How do you ferment peppers
First, we cut the stems off the peppers and cut the rest a bit smaller. We’ll leave the seeds and glands on because we’re not worried that this sauce will get too hot. If you are afraid of the sauce getting too hot, remove them before cutting the peppers smaller.
Then you stuff the sliced peppers into jars that you can close tightly. Here we use ordinary jars that we had lying around. You could also use large preserving jars. In any case, keep in mind that the peppers must be wholly submerged in water to prevent mould from forming.
We first take 100 ml of boiling water in a pan and add 40 grams of salt. When the salt has been completely absorbed, the pan is removed from the heat, and we top it up with cold water until we have a litre of salt water.
Pour this water over the peppers until about two cm below the rim and the peppers are completely submerged. That two cm of oxygen is essential because no fermentation process will start without oxygen. We got the tip to fill a plastic bag with salt and use it to keep the peppers under water because the loose pieces can float due to gas formation.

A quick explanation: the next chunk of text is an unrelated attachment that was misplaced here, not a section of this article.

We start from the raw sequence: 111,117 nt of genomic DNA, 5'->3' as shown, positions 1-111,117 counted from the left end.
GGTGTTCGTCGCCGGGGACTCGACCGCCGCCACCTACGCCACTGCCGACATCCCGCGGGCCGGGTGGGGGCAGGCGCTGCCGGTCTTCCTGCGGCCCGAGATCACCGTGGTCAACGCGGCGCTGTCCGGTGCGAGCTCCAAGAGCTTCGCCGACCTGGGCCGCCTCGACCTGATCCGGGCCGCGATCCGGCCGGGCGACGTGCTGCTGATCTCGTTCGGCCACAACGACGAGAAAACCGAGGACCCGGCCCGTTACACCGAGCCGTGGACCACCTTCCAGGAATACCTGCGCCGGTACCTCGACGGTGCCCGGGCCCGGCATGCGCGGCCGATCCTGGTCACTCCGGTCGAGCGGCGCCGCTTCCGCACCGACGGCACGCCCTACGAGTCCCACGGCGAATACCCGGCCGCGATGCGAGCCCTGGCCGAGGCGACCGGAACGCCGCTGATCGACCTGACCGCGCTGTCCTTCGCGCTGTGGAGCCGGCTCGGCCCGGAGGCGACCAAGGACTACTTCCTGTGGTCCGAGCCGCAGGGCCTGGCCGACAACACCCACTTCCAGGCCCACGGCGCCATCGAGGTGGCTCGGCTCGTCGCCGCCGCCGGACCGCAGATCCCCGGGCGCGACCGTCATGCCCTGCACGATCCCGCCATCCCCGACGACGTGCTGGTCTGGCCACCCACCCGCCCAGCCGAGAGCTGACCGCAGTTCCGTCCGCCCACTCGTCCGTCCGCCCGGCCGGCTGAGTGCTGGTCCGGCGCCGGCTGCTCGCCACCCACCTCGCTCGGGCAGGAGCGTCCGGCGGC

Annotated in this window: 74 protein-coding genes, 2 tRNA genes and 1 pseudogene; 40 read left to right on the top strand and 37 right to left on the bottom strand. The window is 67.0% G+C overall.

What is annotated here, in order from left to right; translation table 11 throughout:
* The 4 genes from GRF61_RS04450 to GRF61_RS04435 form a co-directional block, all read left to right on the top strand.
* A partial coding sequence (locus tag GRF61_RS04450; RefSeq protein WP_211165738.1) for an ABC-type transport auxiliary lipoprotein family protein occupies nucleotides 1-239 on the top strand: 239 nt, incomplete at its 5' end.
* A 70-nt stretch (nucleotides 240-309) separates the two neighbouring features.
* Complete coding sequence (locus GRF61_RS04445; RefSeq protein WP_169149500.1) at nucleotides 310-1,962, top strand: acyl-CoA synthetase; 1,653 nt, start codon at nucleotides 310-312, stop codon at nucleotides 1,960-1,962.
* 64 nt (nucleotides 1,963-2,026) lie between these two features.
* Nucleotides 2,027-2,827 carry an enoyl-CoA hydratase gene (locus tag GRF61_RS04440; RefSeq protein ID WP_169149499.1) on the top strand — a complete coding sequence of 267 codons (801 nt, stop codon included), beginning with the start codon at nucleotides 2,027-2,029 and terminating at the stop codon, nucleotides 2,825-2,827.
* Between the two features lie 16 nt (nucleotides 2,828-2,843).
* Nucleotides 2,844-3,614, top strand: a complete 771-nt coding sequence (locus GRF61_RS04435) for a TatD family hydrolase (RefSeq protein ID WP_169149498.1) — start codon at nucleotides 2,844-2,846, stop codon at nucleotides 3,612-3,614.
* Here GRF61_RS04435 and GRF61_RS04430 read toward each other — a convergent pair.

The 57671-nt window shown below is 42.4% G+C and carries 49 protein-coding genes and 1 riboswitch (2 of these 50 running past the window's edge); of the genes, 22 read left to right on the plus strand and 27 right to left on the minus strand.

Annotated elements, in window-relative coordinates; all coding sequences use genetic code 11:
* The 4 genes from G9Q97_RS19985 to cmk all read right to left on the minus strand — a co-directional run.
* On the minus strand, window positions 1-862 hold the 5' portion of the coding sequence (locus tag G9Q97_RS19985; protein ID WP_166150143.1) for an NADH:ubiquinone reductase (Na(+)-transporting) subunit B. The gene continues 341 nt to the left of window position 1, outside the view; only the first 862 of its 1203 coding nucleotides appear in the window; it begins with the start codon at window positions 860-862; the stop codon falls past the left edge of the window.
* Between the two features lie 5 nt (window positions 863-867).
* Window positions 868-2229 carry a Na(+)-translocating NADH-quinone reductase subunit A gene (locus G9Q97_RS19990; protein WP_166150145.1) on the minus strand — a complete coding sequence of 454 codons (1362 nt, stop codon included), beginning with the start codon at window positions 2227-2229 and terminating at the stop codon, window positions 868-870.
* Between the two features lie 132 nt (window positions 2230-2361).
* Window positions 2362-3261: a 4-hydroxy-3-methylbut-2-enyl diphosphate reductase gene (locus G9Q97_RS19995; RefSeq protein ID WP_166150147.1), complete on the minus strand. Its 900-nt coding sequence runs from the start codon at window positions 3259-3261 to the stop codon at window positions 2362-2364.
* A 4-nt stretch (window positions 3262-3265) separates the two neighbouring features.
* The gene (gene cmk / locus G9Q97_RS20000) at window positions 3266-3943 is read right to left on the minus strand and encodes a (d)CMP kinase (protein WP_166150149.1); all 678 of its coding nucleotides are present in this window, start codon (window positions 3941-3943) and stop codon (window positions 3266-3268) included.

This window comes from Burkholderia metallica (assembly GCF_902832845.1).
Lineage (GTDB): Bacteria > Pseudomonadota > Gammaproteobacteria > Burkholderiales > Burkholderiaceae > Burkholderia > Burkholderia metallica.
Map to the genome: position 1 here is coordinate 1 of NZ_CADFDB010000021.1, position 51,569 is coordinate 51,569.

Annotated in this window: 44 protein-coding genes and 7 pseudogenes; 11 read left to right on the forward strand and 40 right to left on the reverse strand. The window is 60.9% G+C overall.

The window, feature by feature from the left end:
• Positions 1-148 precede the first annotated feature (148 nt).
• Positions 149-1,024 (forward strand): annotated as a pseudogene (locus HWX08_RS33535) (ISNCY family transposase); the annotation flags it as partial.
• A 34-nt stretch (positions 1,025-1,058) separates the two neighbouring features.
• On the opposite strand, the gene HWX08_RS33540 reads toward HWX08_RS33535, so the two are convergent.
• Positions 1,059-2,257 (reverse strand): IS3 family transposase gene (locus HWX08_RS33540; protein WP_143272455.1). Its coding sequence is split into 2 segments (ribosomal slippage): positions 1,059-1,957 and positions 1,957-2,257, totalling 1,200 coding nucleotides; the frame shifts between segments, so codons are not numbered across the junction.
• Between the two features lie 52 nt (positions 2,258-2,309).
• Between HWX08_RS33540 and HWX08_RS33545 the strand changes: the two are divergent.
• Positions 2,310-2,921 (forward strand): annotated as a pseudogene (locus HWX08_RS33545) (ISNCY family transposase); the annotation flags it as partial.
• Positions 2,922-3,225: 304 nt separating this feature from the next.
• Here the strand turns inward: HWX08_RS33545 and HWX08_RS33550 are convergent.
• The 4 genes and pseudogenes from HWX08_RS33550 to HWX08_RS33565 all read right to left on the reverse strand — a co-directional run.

We leave the pots at room temperature for three weeks at a spot in our kitchen where there is no direct sunlight. The perfect temperature is around 20ºC (68F). Lower than 15 degrees (59F), the fermentation will occur very late in the process and when the temperature is too high, and we are stewing the vegetables, which is, of course, not our intention.
Not much happens to the peppers in the first week, but after 4 or 5 days, you see that the water becomes cloudy. Then the PH value of the water will also decrease and become acidic. What happens is that the sugars in the pepper are converted into alcohol. The alcohol is then converted into a vinegar-like acid by the oxygen in the pot. This is when the fermentation begins.
Now it is also essential to open the jars every day, or every other day, to let the peppers burp. The gas formation in the pots is then so great that this gas comes out anyway. Or by deforming the lid or breaking the glass. In both cases, it will be a mess.